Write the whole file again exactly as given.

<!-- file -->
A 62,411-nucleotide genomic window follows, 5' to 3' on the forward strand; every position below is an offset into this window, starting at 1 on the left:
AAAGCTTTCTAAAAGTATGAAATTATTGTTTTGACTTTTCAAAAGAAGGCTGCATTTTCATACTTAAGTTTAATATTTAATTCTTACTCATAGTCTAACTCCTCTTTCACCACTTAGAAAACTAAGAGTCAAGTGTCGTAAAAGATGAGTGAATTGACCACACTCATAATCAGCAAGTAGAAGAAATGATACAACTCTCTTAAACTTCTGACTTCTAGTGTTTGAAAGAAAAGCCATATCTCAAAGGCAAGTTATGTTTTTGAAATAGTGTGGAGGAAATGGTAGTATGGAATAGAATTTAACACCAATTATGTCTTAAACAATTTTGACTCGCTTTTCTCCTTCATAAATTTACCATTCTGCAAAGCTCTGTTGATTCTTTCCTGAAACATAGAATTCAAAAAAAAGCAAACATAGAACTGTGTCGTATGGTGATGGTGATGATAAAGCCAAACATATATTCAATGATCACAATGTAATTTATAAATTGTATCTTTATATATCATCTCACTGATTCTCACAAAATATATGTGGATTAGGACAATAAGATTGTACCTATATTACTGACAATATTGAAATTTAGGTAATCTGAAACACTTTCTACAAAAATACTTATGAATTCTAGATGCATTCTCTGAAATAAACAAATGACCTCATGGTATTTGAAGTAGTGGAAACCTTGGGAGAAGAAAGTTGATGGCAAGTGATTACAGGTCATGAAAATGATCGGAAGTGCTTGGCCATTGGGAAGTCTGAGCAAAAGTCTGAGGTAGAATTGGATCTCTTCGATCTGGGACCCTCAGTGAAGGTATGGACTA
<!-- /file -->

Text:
A 62,411-nucleotide genomic window follows, 5' to 3' on the forward strand; every position below is an offset into this window, starting at 1 on the left:
AAAGCTTTCTAAAAGTATGAAATTATTGTTTTGACTTTTCAAAAGAAGGCTGCATTTTCATACTTAAGTTTAATATTTAATTCTTACTCATAGTCTAACTCCTCTTTCACCACTTAGAAAACTAAGAGTCAAGTGTCGTAAAAGATGAGTGAATTGACCACACTCATAATCAGCAAGTAGAAGAAATGATACAACTCTCTTAAACTTCTGACTTCTAGTGTTTGAAAGAAAAGCCATATCTCAAAGGCAAGTTATGTTTTTGAAATAGTGTGGAGGAAATGGTAGTATGGAATAGAATTTAACACCAATTATGTCTTAAACAATTTTGACTCGCTTTTCTCCTTCATAAATTTACCATTCTGCAAAGCTCTGTTGATTCTTTCCTGAAACATAGAATTCAAAAAAAAGCAAACATAGAACTGTGTCGTATGGTGATGGTGATGATAAAGCCAAACATATATTCAATGATCACAATGTAATTTATAAATTGTATCTTTATATATCATCTCACTGATTCTCACAAAATATATGTGGATTAGGACAATAAGATTGTACCTATATTACTGACAATATTGAAATTTAGGTAATCTGAAACACTTTCTACAAAAATACTTATGAATTCTAGATGCATTCTCTGAAATAAACAAATGACCTCATGGTATTTGAAGTAGTGGAAACCTTGGGAGAAGAAAGTTGATGGCAAGTGATTACAGGTCATGAAAATGATCGGAAGTGCTTGGCCATTGGGAAGTCTGAGCAAAAGTCTGAGGTAGAATTGGATCTCTTCGATCTGGGACCCTCAGTGAAGGTATGGACTA